By Dharma Bartram
The Novato High School athletics department is a common topic of conversation among students, staff, administration and community members. Unfortunately, these conversations are not always positive.
While there are certainly exceptions, Novato High school has not won many pennants in recent history, or even placed close to first in many sports for that matter.
Schools such as Redwood, Marin Catholic or even San Marin tend to dominate Novato, which raises the question - why would this be the case?
The chief difference is a large amount of donations, primarily from alumni.
This extra funding allows for these schools to hire more experienced and successful coaches, purchase more useful equipment, and build better facilities.
Denise McIntyre, President of the Novato High Sports Boosters clarified how NHS sports are funded.
“Novato High School Sports are almost entirely funded by parents. The exception are for refs and reconditioning of the football helmets. Uniforms, equipment are all funded by the individual sports teams.” said McIntyre.
However, funding alone cannot simply buy success. A great athletics program must be composed of people who are passionate and willing to work hard and cohesively. One of the challenges posed to the NHS Athletic program was the hiring of Nolan Godfrey, the former athletic director.
Staff, parents, athletes and student organizations had difficulty with Godfrey over the course of his time at Novato.
“I really didn't have fun working with Mr. Godfrey much,” said ASB President and former ASB Athletic Director Marissa Raras. “He seemed stressed all the time and acted like he had too much on his plate to help us out, but that was his job. I am not sure why Novato High has had so many difficulties getting a solid AD, but hopefully they find someone soon. Until then, I am glad Fister is there to help out because he is amazing and I love working with him. Fister really cares about the students a lot and he actually treats us as equals.”
Raras detailed the effort put into sports by administration, most notably by Fister.
“At every student council meeting, Mr. Fister is there reminding us about upcoming games, fundraisers, and any way we can get involved in athletics,” Raras said. “I felt that the lack of communication and other issues sports teams and coaches were facing was due to the athletic director, not the administration. The administration care about sports, they just had other things on their plate and it wasn't their job to deal with athletics because they had an athletic director to coordinate it all.”
Fister, who is serving as interim Athletic Director until a new AD is hired, seems hopeful for the future of Novato High sports.
“We have a really good student body. The junior and senior class are strong and the freshman and sophomore class groups that are participating in athletics are excelling at the frosh soph level, so I’d say that the future is bright for our athletics,” said Fister.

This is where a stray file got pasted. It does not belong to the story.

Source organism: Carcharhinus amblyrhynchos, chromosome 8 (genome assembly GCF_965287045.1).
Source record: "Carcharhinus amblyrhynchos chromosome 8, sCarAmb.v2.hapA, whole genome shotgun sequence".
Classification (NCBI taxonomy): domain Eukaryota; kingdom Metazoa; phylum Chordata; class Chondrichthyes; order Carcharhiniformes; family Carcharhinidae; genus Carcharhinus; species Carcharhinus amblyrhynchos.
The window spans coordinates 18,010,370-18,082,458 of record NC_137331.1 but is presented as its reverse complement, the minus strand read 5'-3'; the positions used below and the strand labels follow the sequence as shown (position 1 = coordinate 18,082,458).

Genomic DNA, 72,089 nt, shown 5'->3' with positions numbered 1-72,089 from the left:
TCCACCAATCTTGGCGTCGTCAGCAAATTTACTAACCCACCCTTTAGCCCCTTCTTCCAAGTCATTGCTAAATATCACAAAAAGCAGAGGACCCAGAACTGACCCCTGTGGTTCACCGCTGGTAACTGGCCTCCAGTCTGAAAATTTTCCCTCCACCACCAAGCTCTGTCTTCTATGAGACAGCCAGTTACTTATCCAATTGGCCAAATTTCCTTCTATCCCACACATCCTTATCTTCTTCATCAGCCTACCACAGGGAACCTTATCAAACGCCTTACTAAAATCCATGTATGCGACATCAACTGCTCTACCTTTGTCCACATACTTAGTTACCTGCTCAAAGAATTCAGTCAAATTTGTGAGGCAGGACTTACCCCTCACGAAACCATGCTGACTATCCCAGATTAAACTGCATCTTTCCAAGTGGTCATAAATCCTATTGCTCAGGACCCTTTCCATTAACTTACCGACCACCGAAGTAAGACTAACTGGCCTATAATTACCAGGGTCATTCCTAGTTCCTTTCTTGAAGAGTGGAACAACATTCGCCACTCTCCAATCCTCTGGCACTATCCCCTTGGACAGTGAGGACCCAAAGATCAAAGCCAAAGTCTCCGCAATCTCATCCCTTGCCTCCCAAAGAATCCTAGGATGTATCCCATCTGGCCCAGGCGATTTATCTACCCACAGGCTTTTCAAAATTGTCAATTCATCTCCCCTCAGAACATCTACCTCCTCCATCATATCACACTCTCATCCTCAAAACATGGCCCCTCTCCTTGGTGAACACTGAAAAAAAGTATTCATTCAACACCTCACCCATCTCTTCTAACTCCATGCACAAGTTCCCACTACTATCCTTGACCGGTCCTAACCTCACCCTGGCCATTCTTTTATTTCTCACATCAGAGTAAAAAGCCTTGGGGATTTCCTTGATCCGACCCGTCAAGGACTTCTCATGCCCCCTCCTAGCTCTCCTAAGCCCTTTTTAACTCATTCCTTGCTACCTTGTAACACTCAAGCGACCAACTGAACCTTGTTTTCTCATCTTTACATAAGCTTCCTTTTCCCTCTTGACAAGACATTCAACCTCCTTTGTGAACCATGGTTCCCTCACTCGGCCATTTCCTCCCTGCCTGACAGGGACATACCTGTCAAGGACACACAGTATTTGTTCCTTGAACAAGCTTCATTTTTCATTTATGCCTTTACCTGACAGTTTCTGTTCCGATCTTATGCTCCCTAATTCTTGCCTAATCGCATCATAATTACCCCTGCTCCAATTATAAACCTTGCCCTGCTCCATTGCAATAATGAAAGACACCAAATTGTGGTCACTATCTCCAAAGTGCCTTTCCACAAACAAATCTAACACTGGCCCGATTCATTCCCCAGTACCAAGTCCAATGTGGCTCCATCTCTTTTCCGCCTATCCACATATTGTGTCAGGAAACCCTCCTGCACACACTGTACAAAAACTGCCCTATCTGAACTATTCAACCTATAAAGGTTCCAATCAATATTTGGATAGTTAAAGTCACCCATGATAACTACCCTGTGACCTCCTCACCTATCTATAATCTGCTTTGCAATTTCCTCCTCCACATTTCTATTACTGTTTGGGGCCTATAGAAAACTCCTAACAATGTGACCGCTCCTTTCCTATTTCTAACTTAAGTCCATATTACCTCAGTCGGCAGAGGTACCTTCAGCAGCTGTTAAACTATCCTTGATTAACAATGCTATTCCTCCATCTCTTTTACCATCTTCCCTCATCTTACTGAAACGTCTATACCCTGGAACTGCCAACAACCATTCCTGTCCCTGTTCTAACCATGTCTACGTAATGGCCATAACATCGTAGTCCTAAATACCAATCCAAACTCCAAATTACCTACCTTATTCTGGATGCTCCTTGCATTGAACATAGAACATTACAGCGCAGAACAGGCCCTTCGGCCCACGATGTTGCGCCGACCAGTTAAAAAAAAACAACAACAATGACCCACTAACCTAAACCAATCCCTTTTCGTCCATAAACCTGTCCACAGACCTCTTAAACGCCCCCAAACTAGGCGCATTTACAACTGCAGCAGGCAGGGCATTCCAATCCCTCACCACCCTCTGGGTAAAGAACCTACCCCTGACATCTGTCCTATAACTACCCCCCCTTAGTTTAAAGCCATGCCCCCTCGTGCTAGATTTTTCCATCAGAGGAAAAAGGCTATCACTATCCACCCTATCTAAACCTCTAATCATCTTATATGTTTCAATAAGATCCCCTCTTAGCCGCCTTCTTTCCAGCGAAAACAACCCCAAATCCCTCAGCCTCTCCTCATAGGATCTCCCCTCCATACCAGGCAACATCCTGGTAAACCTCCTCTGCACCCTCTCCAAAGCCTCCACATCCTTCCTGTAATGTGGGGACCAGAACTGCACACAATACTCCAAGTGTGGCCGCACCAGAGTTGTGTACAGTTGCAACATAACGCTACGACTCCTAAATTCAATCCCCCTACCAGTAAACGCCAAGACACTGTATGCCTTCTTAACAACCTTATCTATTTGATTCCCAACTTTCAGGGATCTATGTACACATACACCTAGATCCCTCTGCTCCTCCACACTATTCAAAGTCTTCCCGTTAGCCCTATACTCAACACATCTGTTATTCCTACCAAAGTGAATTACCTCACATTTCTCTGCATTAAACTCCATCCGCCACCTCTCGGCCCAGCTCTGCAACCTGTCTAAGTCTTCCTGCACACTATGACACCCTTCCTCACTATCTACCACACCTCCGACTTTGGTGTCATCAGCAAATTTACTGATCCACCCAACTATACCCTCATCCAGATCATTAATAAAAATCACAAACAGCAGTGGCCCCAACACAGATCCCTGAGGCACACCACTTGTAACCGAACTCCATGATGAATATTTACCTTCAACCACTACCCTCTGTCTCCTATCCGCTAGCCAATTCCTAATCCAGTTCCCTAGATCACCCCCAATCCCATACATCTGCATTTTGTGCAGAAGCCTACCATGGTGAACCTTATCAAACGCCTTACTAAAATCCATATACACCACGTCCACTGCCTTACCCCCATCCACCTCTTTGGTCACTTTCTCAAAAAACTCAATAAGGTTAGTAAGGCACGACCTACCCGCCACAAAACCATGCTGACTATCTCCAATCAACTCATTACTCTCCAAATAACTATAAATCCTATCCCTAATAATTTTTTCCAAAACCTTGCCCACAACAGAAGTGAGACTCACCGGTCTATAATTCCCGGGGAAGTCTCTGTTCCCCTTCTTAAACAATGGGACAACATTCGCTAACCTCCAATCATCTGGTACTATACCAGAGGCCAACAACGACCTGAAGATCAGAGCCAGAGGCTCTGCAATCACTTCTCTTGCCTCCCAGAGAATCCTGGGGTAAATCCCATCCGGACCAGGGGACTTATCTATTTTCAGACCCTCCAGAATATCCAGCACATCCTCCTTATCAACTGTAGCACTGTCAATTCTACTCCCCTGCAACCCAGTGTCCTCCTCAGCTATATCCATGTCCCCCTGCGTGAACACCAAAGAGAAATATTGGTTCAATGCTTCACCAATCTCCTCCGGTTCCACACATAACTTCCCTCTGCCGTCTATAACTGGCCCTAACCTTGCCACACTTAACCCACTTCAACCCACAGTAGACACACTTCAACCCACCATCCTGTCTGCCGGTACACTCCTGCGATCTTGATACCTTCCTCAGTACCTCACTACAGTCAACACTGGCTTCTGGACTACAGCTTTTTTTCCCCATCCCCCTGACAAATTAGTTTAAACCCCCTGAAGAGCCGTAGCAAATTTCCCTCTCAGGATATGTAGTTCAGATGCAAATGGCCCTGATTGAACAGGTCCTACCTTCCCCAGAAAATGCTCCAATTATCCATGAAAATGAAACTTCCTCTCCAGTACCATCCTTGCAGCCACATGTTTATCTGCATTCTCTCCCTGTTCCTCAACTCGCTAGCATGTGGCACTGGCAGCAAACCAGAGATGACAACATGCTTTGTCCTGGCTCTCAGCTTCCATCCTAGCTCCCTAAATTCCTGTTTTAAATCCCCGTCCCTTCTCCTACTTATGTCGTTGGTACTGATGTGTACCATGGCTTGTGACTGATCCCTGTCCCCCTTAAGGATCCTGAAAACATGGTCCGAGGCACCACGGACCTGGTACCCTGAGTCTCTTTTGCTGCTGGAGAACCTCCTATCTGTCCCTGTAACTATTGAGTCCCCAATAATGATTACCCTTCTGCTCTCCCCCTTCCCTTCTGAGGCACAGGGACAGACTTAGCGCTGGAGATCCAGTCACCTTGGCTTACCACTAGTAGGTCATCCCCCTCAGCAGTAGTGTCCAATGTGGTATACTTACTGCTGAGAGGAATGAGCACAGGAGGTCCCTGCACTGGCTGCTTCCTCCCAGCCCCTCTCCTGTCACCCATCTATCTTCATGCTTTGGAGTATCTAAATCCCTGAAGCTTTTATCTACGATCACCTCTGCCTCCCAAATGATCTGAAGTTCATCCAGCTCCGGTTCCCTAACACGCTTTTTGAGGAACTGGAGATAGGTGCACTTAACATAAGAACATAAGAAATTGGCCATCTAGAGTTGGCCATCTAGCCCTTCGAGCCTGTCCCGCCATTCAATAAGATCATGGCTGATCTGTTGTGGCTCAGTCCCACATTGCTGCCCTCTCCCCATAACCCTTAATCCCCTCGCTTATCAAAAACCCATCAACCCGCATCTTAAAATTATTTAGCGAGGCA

One underclassmen team in particular that is excelling is the frosh-soph football team. They are currently 4-1, having blown out most of their opponents before falling to Marin Catholic.
Danny Kambur, a Frosh-Soph Assistant coach, described the what he believes to be the reason to their success.
“I think the success of our frosh soph team has largely been predicated on the fact that student athletes have been coming to practice since the wintertime,” Kambur said. “They’ve been practicing through the winter, all through spring ball, all through the summer and, ultimately, once they got into the season they found that they have a ton of success.”
Some of Novato’s lower revenue sports have done well in recent seasons, but may not have received a lot of attention for their success.
Senior Hayley Johnson, ASB Spirit and Rallies Coordinator and member of the Varsity Softball team, commented on a lack of attention to lower revenue sports.
“I think administration supports the sports that do well like girls’ lacrosse, sometimes basketball, and they try to support football because it's such a big ticket sport for so many schools but it tends to fall through,” said Johnson. “Sometimes I think a problem with the students, too, is that we focus on the big sports that we want to do well. We want to be one of those schools that are good at those sports, but we’re not, so administration has made it hard for us to focus on the little guys.”
Members of lower revenue sports such as golf, tennis and swimming have made it to MCALs in the past several years, some even making it to NCS and nearly winning pennants.
Reaffirming the importance of focus on all sports, especially successful ones, McIntyre said, “It would be great to see more marketing on the accomplishments of our athletes and teams. I think this is an area NHS administration is now focusing on but could always be improved.”
Administration plans to improve athletics in a couple different ways.
Fister detailed plans for a Novato High Hall of Fame, which would include alumni such as the 1986 girls basketball team, who won the state championships and the 2007 varsity football team who made it to the state championship, getting involved and helping Hornets athletics.
Fister also discussed that, as part of the $220 million bond that the Novato Unified School District will receive because of Measure G, a $1.2 million athletic practice facility will be built beyond the baseball diamond where the soccer field currently resides. The facility, which will consist of a turf field equivalent to about 1½ football fields is scheduled to be installed this spring and summer. The football field turf and track are also going to be updated.
With a new practice facility coming soon, up and coming potential, alumni involvement, and a new athletic director set to be hired, things are looking up for Novato High athletics.